READING

 

I’ve always been an avid reader… especially when I began going on long expeditions and needed to keep preoccupied during storm days, rest days, loss of sanity days. One of my favorite things to do, still, is going to the library and check out a book. It’s like Christmas morning, especially if I’m fortunate to be the first to read a brand-new book they’ve just acquired.

 

The reason I’ve decided to start posting books I read is a selfish one.  If this gets one person to put down their smartphone, turn off their laptop or TV, and sit for an undisturbed period of time to enjoy a good book, then it’s worth it. The benefits are abundant.

 

Most books I read have been suggested to me by other readers, admirers, or in magazine reviews. Not every book I read I like… though a majority of those won’t be posted because I just can’t finish them… too boring and won't hold my attention.

 

Get outside, sit under a tree or pop in a tent, and read.

Skål,
Sean

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100 Years of the Best American Short Stories, Lorrie Moore

It was interesting to see how in the 1990s there was a return to straight realism in literary fiction. Perhaps it was the response to the anti-realism of the late 60s and 70s, the minimalism of the 80s. I enjoyed how the stories that were chosen from the thousands and thousands out there displayed experimentation, nudging the boundaries of form… as if they are willing to try anything once. I read one from the 20s – Hemingway’s ‘My Old Man’, Faulkner’s ‘That Will Be Fine’ from 1936, but skipped ahead to the 1960’s to present for the meat of it. The 60s exploration of the hidden complexities of the 1950 happy family; the frankness about sex in the 70s, though definitely the ‘me decade’; the 2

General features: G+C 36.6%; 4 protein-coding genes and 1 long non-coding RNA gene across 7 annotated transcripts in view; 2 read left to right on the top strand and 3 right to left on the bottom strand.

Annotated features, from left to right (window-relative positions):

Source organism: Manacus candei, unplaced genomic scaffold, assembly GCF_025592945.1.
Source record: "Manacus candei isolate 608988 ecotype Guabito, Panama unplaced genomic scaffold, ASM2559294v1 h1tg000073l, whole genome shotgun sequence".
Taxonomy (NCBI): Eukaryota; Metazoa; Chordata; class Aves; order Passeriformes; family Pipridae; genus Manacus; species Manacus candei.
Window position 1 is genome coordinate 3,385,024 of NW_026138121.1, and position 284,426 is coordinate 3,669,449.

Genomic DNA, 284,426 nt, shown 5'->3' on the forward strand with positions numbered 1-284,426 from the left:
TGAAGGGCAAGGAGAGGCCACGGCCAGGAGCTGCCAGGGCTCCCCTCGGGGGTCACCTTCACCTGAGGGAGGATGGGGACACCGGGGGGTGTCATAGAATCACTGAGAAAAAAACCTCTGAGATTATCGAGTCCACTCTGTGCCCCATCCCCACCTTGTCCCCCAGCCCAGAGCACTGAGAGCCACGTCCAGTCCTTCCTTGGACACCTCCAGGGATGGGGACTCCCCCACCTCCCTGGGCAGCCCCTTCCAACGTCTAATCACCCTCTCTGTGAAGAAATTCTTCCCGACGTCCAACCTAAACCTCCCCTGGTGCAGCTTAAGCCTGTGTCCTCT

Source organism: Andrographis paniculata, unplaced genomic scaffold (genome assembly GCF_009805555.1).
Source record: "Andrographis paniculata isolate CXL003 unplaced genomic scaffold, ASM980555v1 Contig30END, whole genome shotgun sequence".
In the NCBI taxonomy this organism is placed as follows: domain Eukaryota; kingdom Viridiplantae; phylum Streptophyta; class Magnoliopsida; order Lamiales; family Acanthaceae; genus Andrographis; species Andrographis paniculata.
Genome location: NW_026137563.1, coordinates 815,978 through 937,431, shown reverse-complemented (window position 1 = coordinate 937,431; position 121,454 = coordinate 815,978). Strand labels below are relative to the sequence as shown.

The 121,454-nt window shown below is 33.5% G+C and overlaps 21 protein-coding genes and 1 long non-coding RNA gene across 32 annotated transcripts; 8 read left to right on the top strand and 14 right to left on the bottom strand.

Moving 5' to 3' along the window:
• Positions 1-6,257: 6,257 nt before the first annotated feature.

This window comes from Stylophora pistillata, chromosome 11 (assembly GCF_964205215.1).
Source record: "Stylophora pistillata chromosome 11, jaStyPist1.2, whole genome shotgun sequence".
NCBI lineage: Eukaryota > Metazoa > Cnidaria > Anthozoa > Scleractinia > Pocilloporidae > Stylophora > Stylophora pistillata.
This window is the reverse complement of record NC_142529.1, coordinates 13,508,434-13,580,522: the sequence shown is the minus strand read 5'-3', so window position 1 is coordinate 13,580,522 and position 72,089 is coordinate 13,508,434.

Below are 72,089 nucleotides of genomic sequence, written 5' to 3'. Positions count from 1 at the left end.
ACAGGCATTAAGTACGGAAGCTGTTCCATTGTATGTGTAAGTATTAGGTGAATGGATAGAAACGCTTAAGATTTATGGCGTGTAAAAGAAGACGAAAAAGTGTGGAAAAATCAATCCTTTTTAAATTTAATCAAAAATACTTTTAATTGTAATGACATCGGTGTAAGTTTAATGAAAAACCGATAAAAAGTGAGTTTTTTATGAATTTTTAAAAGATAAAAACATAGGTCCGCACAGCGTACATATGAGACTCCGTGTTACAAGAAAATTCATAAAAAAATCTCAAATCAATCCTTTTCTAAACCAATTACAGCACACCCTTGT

Reading Behind Bars, Jill Grunenwald

Jill’s story of how during the ugly recession, no job and bills to pay, drove her and her master’s degree to seek and acquire a job as a prison librarian. It’s not a maximum security prison, though minimum-security prison is nothing to sneeze at either. As green as you can be on your first day, she goes in to detail on the day-to-day life as a librarian having to deal with prisoners, the humanity in everyone, and inner strength she never knew she had. Not a real page turner, and skimmed a few pages…a quick read. It made sense that she never felt vulnerable or that afraid because the Library was a prisoner’s was a sanctuary, an inner sanctum and privilege that no one dared to screw up. Books

The Beautiful Ones, Prince

A terrific insight into the life of Prince. I had the fortunate luck of being the first person to check out the book from my local library (love that new book smell on glossy pages). It opens with the last few months of Prince’s life with co-writer Dan Piepenbring… who does a great job in the first 47 pages to relay his relationship with Prince. Told in 4 parts through candid photography, actual pages of song lyrics, and the words of Prince himself with his actual written pages and no editing from others. We see how Prince became Prince. A great tribute and must-have addition to any Prince fan’s library.

©2020 by Sean Burch